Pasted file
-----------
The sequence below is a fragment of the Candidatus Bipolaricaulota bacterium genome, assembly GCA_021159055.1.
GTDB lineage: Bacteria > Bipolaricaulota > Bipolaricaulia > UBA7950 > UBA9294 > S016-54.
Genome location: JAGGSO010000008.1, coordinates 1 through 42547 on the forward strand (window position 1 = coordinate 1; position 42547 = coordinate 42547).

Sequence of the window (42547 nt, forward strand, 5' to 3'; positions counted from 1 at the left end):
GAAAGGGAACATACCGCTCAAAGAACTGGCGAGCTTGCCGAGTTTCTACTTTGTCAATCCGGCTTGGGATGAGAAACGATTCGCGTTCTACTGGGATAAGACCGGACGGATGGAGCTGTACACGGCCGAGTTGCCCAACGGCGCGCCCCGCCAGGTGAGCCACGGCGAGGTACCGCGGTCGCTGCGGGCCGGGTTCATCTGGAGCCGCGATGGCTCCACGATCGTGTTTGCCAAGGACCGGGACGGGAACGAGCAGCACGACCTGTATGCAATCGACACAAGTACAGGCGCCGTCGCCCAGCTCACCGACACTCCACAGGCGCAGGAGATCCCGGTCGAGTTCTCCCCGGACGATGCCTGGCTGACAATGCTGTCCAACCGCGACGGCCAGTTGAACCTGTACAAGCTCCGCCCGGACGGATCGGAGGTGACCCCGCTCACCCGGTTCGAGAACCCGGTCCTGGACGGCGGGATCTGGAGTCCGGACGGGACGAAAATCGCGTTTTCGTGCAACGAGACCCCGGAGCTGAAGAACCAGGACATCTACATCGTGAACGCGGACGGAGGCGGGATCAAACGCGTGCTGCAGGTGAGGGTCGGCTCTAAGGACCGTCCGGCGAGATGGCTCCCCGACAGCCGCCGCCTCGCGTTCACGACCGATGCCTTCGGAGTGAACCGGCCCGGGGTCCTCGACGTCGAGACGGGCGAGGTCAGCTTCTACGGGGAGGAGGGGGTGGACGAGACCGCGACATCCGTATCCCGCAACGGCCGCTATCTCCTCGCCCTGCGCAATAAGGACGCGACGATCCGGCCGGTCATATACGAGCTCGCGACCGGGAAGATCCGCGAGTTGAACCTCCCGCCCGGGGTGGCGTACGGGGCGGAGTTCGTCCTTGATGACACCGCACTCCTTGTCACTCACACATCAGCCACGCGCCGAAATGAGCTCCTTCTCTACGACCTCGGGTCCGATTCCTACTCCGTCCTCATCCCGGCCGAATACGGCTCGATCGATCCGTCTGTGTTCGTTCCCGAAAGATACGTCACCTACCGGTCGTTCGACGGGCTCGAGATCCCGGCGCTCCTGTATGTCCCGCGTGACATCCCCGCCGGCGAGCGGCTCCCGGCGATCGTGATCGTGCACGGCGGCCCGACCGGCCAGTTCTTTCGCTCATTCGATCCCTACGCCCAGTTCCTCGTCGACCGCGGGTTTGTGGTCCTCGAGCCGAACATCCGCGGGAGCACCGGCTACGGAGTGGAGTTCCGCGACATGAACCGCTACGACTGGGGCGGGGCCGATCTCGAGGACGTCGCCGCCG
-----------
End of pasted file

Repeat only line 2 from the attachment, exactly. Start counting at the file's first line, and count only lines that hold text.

GTDB lineage: Bacteria > Bipolaricaulota > Bipolaricaulia > UBA7950 > UBA9294 > S016-54.